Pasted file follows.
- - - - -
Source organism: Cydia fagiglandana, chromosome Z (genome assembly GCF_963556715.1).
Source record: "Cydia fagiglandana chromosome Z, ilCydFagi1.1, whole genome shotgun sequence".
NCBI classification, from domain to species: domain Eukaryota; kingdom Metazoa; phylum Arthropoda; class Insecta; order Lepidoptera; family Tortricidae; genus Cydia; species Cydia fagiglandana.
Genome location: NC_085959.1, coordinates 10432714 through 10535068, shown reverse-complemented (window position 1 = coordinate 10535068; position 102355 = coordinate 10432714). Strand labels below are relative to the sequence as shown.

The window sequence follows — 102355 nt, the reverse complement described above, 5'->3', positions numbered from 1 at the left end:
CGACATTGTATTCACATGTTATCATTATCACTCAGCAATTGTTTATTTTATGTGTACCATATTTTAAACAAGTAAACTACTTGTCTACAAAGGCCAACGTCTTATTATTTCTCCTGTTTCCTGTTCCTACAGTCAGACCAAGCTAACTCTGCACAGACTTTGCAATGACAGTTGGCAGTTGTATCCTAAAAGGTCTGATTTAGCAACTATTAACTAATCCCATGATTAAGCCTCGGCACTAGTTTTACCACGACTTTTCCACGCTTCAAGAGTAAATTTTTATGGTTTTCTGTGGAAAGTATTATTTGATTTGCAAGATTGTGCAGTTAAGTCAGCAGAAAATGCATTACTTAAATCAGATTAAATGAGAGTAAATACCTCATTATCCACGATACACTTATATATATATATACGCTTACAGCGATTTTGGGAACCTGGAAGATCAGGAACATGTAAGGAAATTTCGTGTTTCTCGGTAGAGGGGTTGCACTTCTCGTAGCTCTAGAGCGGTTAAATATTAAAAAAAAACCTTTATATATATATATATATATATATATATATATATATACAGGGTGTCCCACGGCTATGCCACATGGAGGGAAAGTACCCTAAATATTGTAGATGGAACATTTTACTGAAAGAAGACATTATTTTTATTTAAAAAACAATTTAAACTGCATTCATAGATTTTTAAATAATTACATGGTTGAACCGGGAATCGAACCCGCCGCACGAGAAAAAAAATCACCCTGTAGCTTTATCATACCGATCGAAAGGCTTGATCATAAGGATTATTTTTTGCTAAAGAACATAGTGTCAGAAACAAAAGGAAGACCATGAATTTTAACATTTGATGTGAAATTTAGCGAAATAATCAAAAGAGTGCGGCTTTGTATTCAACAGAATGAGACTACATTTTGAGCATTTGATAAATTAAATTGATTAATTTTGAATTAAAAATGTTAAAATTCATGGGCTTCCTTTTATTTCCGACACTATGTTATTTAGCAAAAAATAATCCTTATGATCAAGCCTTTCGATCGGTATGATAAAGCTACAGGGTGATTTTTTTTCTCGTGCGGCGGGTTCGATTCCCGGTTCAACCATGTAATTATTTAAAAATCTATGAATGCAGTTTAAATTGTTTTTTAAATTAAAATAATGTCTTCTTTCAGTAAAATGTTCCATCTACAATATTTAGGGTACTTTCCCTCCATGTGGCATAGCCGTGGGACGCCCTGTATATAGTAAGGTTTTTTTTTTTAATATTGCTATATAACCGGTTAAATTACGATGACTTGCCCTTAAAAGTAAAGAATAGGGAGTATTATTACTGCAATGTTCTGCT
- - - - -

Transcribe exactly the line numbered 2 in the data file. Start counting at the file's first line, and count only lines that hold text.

Source record: "Cydia fagiglandana chromosome Z, ilCydFagi1.1, whole genome shotgun sequence".